Evolve launches European banks enhanced yield ETF on Toronto Stock Exchange
German-based index provider Solactive writes that with interest rates expected to rise in 2022, banks could increase their profit margins, which is leading investors to keep an eye on the sector as a strategy for their portfolio.
Within this framework, Evolve Funds Group Inc. launched an ETF based on a Solactive index designed for investors who seek increased yield from a covered call strategy.
The new Evolve European Banks Enhanced Yield ETF pursues to replicate, to the extent reasonably possible before fees and expenses, the performance of the Solactive European Bank Top 20 Equal Weight Index Canadian Dollar Hedged while writing covered call options on up to 33 per cent of the portfolio securities, at the discretion of the manager. The level of covered call option writing may vary based on market volatility and other factors.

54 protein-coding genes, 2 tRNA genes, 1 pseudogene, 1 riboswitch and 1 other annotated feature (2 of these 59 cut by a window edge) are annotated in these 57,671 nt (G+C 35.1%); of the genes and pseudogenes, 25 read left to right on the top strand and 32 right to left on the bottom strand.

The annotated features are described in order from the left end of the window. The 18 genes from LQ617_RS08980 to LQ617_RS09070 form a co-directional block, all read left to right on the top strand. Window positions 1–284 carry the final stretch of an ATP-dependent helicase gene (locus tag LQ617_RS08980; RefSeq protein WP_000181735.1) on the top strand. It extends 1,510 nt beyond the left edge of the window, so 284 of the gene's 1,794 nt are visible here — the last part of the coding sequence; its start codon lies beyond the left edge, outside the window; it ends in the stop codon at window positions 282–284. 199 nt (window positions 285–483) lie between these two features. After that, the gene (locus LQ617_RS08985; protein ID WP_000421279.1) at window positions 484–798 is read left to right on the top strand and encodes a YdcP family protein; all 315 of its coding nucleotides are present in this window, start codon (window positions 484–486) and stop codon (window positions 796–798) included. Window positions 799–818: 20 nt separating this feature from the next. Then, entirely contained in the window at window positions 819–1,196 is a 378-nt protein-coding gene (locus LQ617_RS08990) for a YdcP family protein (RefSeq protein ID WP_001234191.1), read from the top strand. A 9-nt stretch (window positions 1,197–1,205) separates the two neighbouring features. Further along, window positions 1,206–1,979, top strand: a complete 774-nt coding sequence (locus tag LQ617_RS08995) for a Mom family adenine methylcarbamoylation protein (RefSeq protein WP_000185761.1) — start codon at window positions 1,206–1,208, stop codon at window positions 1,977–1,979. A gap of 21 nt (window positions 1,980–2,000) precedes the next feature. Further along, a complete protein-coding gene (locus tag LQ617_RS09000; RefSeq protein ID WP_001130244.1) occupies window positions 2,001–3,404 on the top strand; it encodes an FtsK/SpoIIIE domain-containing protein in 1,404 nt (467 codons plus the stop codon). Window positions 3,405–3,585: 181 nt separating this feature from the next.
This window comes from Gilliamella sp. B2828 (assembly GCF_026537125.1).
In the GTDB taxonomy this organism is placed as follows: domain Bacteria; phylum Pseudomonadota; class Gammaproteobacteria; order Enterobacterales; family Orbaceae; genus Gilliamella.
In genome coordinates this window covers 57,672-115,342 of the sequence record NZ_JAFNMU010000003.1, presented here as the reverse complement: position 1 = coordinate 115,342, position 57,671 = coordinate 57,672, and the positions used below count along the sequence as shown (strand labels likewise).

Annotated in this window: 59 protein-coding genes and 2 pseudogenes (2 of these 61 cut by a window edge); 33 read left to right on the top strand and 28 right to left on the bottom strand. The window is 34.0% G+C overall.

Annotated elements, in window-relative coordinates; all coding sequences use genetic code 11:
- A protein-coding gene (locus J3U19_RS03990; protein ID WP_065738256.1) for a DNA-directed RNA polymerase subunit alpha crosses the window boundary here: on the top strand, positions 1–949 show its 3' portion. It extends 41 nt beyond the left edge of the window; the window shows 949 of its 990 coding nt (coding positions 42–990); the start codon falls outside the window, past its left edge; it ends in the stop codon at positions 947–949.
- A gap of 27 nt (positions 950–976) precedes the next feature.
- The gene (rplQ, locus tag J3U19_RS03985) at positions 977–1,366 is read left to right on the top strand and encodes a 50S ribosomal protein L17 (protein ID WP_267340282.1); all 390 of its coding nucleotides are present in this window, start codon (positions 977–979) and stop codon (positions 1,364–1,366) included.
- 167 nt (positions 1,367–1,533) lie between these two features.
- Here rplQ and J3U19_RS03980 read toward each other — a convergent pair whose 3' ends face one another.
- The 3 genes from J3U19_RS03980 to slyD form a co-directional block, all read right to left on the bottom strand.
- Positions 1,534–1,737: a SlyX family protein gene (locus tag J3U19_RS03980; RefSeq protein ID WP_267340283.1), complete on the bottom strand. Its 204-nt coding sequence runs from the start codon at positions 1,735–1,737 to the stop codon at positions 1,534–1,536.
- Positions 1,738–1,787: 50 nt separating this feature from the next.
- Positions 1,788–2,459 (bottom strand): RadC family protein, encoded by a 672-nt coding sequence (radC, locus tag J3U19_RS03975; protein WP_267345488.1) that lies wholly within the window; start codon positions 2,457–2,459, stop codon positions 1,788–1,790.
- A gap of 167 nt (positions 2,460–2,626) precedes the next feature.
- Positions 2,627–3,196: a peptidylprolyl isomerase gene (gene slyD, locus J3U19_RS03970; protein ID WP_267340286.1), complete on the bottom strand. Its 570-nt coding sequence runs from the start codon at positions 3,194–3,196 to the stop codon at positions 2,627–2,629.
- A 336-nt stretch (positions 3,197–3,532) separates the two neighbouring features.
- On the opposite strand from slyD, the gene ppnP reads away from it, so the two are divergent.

The Solactive index tracks the performance of major and regional banks, and its starting point of the index is the GBS Index Universe of the Solactive GBS Developed Markets Europe All Cap Index PR.
The ETF began trading on the Toronto Stock Exchange under the ticker symbol EBNK.
Timo Pfeiffer, Chief Markets Officer at Solactive, says: “We are thrilled to partner with Evolve for a product featuring banking, as the sector has been showing great potential of growth in the current environment with expected higher rates. We cannot wait to provide them more indices for future products going forward.”
Raj Lala, President and CEO at Evolve ETFs, says: “European banks were one of the top performing sectors in Europe last year and posted their best returns since 2009. The sector is currently trading at steep discounts relative to pre-Covid levels and other regions like the US. Improving economic growth, higher earnings expectations, and lifted dividend restrictions have continued to attract assets to the sector in early 2022. Given current valuations, European banks may offer investors diversification benefits and potentially more upside than North-American counterparts.